I've got a four year old son and I send him off to pre-school. I'd like to think that his teachers are rational enough not to believe witches exist, that these witches caused their kids to go blind and then go pick up some axes and chop said suspected sorcerers to death. Well, this isn't the case in India.
Sasan police said the main accused, Girigobardhan Guru (45), a teacher in a Welfare school near Belpahar, held the deceased and his wife responsible for the loss of vision of his seven-year-old daughter. 
He and two of his relatives attacked the woman with an axe. Her husband was also attacked as he tried to rescue her. The accused chopped his hands and legs. He died on the spot

Also in India, twenty-one-year-old Mohammed Ashiq had epilepsy since he was a child. His symptoms were being managed well using the prescribed treatment of a regular medical doctor: Ashiq was able to lead a normal life with ongoing treatment of Dr Shankar.

Well, this wasn't good enough for his parents. So they took him to a witch doctor who poisoned their son to death. Thank you, superstition.
Meanwhile, Abdul Kunhi has taken Mohammed Ashiq to a witchcraft practitioner who is known by the name Tangal a few days ago.  Tangal has given Abdul Kunhi some powder and asked him to give that to Mohammed Ashiq by diluting in water. Tangal also reportedly said to Abdul Kunhi, to stop medication of Dr Shankar.  As per the instructions of Tangal, Abdul Kunhi abruptly stopped the medication of Dr Shankar and only gave medication that was given by Tangal to Mohammed Ashiq.  However, the health of Ashiq deteriorated from the next day.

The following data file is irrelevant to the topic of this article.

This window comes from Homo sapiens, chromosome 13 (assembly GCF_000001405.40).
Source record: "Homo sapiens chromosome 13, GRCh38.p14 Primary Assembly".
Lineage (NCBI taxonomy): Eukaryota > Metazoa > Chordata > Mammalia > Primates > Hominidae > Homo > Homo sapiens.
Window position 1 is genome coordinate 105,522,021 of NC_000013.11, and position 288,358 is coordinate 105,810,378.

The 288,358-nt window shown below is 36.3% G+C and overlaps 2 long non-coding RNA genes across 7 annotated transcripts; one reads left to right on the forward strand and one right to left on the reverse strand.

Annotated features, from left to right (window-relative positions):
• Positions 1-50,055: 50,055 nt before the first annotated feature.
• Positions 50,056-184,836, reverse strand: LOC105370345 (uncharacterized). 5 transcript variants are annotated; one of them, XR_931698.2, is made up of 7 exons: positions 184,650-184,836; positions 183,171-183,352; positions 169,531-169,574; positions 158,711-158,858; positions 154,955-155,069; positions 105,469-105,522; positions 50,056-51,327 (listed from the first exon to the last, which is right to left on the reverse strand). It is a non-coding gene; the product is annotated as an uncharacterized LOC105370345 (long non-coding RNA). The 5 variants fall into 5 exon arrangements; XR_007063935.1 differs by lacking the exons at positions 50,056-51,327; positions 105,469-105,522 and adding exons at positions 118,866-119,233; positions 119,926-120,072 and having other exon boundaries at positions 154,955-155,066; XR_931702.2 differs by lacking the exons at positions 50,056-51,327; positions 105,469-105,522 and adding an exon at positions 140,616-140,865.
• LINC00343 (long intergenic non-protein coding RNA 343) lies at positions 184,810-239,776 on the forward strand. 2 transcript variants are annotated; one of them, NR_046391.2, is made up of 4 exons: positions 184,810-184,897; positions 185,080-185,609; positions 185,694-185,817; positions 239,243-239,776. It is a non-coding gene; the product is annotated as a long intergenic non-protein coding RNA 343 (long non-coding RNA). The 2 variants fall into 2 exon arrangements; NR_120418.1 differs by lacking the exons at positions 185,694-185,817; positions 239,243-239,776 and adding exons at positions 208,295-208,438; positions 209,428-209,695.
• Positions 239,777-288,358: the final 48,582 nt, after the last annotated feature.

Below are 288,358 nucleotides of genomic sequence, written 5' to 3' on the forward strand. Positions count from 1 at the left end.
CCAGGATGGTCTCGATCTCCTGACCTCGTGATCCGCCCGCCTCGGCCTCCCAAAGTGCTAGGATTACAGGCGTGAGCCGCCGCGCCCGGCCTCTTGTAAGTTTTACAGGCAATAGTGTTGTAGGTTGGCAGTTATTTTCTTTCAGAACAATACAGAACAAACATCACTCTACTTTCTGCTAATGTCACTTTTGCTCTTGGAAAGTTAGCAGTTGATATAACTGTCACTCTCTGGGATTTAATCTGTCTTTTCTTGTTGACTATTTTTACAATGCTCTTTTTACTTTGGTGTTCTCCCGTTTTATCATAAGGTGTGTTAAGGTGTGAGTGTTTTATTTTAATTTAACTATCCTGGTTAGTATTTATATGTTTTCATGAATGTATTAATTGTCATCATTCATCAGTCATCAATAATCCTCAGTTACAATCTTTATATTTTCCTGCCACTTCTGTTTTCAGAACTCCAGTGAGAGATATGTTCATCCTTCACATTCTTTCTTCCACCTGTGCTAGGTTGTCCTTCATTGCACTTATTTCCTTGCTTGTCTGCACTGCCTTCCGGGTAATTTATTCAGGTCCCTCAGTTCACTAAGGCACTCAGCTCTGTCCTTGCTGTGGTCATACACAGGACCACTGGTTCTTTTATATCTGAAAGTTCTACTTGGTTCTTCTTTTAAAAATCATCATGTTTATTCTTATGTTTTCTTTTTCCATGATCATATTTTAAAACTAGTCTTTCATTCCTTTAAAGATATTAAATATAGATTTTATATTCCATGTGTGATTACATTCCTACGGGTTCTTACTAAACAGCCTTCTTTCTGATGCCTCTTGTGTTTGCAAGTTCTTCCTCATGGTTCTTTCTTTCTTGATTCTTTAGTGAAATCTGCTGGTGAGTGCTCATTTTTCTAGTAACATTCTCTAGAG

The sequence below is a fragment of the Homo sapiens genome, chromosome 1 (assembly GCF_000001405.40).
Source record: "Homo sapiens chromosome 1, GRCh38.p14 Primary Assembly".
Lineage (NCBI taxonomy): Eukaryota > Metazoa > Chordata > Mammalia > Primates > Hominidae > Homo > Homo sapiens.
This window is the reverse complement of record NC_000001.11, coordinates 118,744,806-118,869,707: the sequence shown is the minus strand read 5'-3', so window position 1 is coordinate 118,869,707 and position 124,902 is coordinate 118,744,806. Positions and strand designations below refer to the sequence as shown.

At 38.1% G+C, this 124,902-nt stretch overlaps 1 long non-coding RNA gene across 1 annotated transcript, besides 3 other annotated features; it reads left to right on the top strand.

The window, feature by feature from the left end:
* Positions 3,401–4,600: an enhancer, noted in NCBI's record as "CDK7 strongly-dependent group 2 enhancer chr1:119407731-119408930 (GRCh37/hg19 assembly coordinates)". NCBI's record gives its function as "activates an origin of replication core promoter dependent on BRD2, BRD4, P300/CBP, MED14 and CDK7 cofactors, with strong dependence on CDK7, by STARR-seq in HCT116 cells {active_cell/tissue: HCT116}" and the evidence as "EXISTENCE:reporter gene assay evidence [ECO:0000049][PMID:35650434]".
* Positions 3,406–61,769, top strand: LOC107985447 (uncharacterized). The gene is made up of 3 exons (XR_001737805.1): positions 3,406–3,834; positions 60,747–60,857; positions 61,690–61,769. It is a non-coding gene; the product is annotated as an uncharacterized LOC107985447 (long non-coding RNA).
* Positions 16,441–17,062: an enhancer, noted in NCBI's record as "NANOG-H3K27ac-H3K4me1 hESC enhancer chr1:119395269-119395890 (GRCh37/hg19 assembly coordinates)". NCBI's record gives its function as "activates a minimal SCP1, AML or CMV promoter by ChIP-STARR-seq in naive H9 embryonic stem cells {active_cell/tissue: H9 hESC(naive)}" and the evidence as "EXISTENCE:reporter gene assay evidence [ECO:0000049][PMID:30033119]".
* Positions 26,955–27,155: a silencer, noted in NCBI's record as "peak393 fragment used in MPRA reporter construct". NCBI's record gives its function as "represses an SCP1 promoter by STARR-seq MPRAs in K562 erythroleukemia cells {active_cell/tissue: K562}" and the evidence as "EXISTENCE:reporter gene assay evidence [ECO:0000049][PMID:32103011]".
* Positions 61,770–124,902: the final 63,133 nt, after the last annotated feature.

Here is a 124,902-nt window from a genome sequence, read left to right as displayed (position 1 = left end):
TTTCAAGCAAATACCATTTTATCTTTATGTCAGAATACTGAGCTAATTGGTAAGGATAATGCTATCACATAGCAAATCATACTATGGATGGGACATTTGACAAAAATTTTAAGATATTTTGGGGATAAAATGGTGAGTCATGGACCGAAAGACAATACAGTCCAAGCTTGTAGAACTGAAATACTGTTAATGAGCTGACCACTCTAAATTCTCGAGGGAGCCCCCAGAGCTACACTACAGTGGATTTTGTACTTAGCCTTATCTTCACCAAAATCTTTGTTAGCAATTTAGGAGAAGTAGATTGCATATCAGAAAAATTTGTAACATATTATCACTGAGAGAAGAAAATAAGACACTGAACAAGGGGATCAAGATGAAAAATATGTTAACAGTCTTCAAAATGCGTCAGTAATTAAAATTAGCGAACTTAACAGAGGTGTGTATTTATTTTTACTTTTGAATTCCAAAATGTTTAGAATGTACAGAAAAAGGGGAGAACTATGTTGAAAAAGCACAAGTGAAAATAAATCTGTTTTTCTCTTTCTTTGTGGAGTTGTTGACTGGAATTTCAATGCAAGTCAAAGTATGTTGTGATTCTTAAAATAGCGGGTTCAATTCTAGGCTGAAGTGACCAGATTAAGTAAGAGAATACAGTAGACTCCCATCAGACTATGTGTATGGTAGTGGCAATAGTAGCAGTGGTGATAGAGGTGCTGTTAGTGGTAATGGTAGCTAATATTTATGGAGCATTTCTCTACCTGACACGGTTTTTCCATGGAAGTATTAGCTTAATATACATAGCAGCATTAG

Abdul Kunhi called Tangal and informed the latter about the deteriorating health of Mohammed Ashiq, but Tangal assured him not to worry.  Abdul Kunhi trusted Tangal and continued with the medication to Mohammed Ashiq whose conditioned reached critical stage that he had to be taken to a hospital in Mangalore.  However, Mohammed Ashiq breathed his last en route to hospital.  The family expressed anguish over Tangal, because of superstitious belief the youth died.
I would think that this Tangal fellow needs to go to jail.


This seems to be a problem in India. A woman got lynched by some tea garden workers. A girl apparently got ill and so the woman tried to treat her. The girl, apparently, did not get better -- so they decided the woman was a witch and beat her. So much for trying to help.
The child was later taken to another priest who alleged that the woman had practised witchcraft following which the villagers lynched her to death, the sources added.